Notice in terms of s189(3)

    First facilitation meeting

    Second facilitation meeting

    Third facilitation meeting

    Fourth facilitation meeting

    Notice of termination

    Union/employees may give notice

    of strike or refer dispute to Labour Court

    60 Days

    NOTE: The consultation period must continue for a minimum of 60 days.

  • RETRENCHMENT GUIDELINE | cliffedekkerhofmeyr.com

    FACILITATION VERSUS NON-FACILITATION

    HOW CAN THE INTERVENTION OF A FACILITATOR BE SECURED?

    There are three ways in which the intervention of a facilitator may

    be secured:

    the employer may request the appointment of a facilitator by the Commission for Conciliation, Mediation and Arbitration (CCMA) in its notice in terms of s189A(3)(a) of the LRA;

    within 15 days of receiving the s189(3) notice, consulting parties representing the majority of the employees whom the employer contemplates dismissing, may request the appointment of a facilitator and notify the CCMA; or

    the parties agree to appoint a facilitator.

    NOTE: If the 60 day period lapses before consultations are

    completed, the employer may not give notice of termination until

    the consultation process has been exhausted.

    WHAT IS THE PRIMARY PURPOSE OF A FACILITATOR?

    Their role is not to actually consult with the employees, but to facilitate consultations. The duty to consult rests primarily with the employer and not the facilitator.

    The facilitator has certain obligations contained in the Facilitation Regulations that have been issued by the Minister of Labour in terms of s189A(6) of the LRA. This includes an obligation to hold at least four facilitation meetings.

    The facilitator has a minimum of 60 days, from the date the s189(3) notice is issued, to invite employees to consult so as to promote agreement between them.

    WHEN CAN AN EMPLOYER GIVE NOTICE OF TERMINATION?

    In terms of s189A(7)(a) of the LRA, an employer can only give a

    notice of termination once the 60 day period for consultation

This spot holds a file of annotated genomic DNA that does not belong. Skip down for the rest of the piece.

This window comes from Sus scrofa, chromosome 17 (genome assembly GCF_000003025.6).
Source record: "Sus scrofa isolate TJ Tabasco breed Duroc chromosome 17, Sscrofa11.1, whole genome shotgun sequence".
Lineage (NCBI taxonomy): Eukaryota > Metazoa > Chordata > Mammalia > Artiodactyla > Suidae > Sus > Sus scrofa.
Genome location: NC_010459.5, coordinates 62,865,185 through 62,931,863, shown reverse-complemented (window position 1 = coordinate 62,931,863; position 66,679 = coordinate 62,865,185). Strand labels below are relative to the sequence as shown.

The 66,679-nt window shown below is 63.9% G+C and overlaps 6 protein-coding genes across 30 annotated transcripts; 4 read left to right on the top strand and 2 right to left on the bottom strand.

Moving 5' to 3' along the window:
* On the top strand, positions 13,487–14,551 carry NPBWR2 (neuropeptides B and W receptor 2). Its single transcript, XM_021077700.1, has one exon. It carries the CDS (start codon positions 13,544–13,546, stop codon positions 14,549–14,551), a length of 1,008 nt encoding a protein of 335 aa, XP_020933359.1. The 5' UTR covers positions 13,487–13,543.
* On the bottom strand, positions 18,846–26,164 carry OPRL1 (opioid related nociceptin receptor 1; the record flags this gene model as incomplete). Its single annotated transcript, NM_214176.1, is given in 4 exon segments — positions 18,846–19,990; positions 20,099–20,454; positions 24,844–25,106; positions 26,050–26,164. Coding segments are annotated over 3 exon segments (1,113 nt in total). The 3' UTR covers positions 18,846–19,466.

has lapsed and provided that the consultation process has been

    exhausted.

    WHAT IS THE PROCESS IF NO FACILITATOR HAS BEEN APPOINTED?

    The parties must consult for a minimum period of 60 days before any notice of termination can be issued.

    Prior to issuing any notice of termination, the parties must refer the dispute to the CCMA. This can only be done after a period of 30 days from the date of issuing the s189(3) notice.

    HOW CAN EMPLOYEES CHALLENGE THE FAIRNESS OF A RETRENCHMENT PROCESS?

    Employees can challenge the procedural fairness of the retrenchment process by way of an urgent application to the Labour Court (s189A(13)).

    Employees can challenge the substantive fairness of the termination of their employment by referring a dispute to the Labour Court or by engaging in industrial action.

  • RETRENCHMENT GUIDELINE | cliffedekkerhofmeyr.com

    WHERE PRIOR TO DISMISSALS, THE CCMA FACILITATED THE RETRENCHMENT CONSULTATIONS, MUST THE SUBSEQUENT UNFAIR DISMISSAL DISPUTE ALSO BE REFERRED TO THE CCMA OR BARGAINING COUNCIL BEFORE THE LABOUR COURT CAN DETERMINE THE DISPUTE?

    Yes. Facilitation and consultation are two different processes.

    Despite the CCMA facilitating the retrenchment consultations,

    an unfair dismissal dispute must still be referred to CCMA or

    bargaining council before the Labour Court will determine the

    unfair dismissal dispute.

    WHEN DO WE START CALCULATING THE 60 DAY CONSULTATION PERIOD?

    The 60 day period in any large scale retrenchment commences

    once a notice in terms of s189(3) has been issued.

    WHAT HAPPENS IF THE NOTICE OF TERMINATION IS ISSUED PRIOR TO THE 60 DAY CONSULTATION PERIOD?

    Previously, and as held in De Beers Group Services (Pty) Limited v National Union of Mineworkers, a dismissal was declared to be invalid if the employer did not comply with the requirements of s189A(8) of the LRA, more particularly, the issuing of a notice of termination prior to the 60 day consultation period ending.

    In the recent Constitutional Court case of Steenkamp and

    Others v Edcon Ltd [2016] [ZACC1] the Constitutional Court found that the failure to comply with s189A(8) may impact on the procedural fairness of the dismissals, but not their validity. The court highlighted that the LRA does not provide for invalid dismissals and that the employees should have sought relief in terms of the LRA and not the common law. The relief they could have sought included embarking on strike action, referring a dispute to the Labour Court seeking, for example, an order compelling the employer to comply with a fair procedure, interdicting the employer from dismissing employees prior to complying with a fair procedure, or directing the employer to reinstate employees until it had complied with a fair procedure.